A value-added ingredient

A group of parents is trying to encourage schoolchildren to be involved in sports – but without the ugliness and violence that has pervaded the local scene.

Larry Rubin (left) and Shahar Rubinstein (photo credit: Courtesy)
Larry Rubin (left) and Shahar Rubinstein
(photo credit: Courtesy)
Unfortunately, sports in Israel is often viewed as a negative influence rather than a potential for positive change. Local sports reached arguably its lowest point with the recent soccer brawls involving players and club officials, further tarnishing an already blotted reputation.
However, there are those who continue to believe that a brighter future is possible. Rather than treating sports as a harmful element, they see it as a force for good and a significant educational tool.
After experiencing firsthand the culture of youth teams in Israel, hi-tech entrepreneur Larry Rubin decided to try to initiate a change for the better by founding Value Sports. Two years on, his nonprofit organization is about to double to 10 centers, taking him another step towards the realization of his dream of having a positive impact on every corner of the country.
“When I came here, I got each one of my children into competitive sports at around age nine, and I was very concerned about the behavior of the kids on the court and particularly the behavior of the coaches,” says the 63-year-old Beit Zayit resident, who made aliya with his family from the US 17 years ago. “I felt there was a need to use sports to build character, to build better values and to build better people. Probably 99 percent of the kids in sports are not going to become professional athletes, and even those who do should set a great example. When I was growing up, a professional athlete was an example of a person of high standing. That was my motivation.”
Rubin refused to accept the the overly aggressive behavior of the players on the basketball court or the coaches screaming at the young team members.That led him to bring a group of coaches and athletes together and fund the start of the Value Sports program.
“It started with me alone,” he says, “but I was very fortunate that Tmura, The Israeli Public Service Venture Fund, which is made up of venture capital in the hitech community, agreed to match a grant of mine. Each one of us put in NIS 170,000 to start up, and they have also done follow-up contributions because they have seen the results.”
Leading the program is general manager Shahar Rubinstein, whom Rubin describes as an idealistic educator. The 35-year-old father of two from Kibbutz Nitzanim helped build the program over the past two years.
“Our vision is that sports will become an informal educational framework,” says Rubinstein. “For that to happen, we need the coaches to be educators on the pitch. That means that the cooperation between parents and coaches needs to focus fully on the progress of the child, which is often not the case these days. You see everyone shouting in every direction, with the child in the middle. That is the reality we want to change.”
Former University of Connecticut and Maccabi Tel Aviv basketball star Doron Sheffer was one of those who helped Rubinstein create the program.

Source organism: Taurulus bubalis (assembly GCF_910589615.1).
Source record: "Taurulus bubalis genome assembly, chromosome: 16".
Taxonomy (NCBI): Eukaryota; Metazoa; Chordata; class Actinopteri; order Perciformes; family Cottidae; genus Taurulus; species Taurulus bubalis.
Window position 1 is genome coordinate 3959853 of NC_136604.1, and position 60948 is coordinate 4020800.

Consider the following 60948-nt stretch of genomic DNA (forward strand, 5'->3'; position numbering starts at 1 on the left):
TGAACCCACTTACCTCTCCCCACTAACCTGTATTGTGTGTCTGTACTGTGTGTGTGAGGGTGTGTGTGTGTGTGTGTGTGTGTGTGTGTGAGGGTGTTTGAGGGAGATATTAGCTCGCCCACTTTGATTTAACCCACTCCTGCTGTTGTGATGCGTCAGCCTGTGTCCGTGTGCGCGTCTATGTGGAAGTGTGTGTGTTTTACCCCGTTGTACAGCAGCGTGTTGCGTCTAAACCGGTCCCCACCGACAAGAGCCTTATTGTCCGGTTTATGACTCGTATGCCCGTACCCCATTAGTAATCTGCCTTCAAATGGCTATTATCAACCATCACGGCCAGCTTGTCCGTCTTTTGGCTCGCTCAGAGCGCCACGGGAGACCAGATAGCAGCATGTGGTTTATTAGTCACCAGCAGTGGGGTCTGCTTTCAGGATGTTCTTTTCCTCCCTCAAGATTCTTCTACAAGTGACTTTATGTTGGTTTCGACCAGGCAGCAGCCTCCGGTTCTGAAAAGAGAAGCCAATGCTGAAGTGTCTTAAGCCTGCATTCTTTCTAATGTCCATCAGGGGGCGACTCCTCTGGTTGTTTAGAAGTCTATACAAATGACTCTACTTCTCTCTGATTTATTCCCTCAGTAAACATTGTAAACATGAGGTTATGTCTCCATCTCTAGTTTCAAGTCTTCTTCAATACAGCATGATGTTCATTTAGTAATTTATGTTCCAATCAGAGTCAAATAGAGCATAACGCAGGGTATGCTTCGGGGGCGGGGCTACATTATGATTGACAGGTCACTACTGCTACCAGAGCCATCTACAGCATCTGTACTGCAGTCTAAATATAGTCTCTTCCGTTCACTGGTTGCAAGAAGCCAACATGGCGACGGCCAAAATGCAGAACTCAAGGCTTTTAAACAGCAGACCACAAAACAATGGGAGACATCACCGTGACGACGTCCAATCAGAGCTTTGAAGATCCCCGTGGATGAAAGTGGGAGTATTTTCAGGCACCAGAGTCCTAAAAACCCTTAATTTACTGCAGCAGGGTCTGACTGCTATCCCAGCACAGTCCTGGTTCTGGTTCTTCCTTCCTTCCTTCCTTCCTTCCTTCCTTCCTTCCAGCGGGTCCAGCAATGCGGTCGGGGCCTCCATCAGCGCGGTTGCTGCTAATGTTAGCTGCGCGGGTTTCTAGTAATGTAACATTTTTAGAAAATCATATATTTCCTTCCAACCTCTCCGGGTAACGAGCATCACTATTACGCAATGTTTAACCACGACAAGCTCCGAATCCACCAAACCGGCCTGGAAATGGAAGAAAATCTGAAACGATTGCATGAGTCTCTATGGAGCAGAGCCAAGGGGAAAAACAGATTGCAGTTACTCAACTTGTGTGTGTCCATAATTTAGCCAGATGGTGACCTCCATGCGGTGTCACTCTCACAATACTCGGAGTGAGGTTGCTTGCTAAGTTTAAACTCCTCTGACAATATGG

“This project puts an important emphasis on values in the sporting world and reminds us that what is truly important is the path you take and not the ultimate result,” says Sheffer.
Value Sports began with youth basketball teams in Jerusalem and now works with both Hapoel and Beitar Jerusalem, as well as teams in Ramle and Beersheba, among other cities. The program currently reaches 2,500 children, but that will double later this year when five more centers will be established, with each center being led by an educational manager and a sports psychologist.
“There are almost 200,000 children involved in basketball and soccer in Israel. The ability to have an influence on such a large scale is something that is within reach,” says Rubinstein before explaining how the program works.
“We meet with coaches twice a month to talk to them about values. We also have a clinic once a month with each of the teams we work with because it is important for us to also have direct access to the children.”
Rubinstein took a full-time role with Value Sports after teaching at the Denmark High School in Jerusalem, realizing the effect he could have through sports.
“I had kids who were players on Beitar Jerusalem, and I felt that as an educator I had little influence on them,” he says. “All of a sudden I saw that their coach had an amazing influence on these kids. I did everything to get these children to attend school, and their coach got them to come with a single phone call.”
Rubinstein and Rubin have been delighted with the results achieved by the program so far.
“We found out that in an intervention we made at Beitar Jerusalem, there was a 30% improvement in the kids’ attendance in school,” Rubinstein reveals. “That is very significant. Ten percent is considered to be very high in informal educational programs.”
Value Sports has also been recognized by the Jerusalem Municipality, being awarded a prize for the work it is doing with Beitar. In just two years, Value Sports has already made a considerable impact. And Rubin believes there is much more to come.
“As a businessman, you look at the marketplace and see if there is a market, and there is such a huge market for this,” he says. “It’s a constant process. The expansion has got to be national. The basis of the Jewish people is values. That makes us a great people.”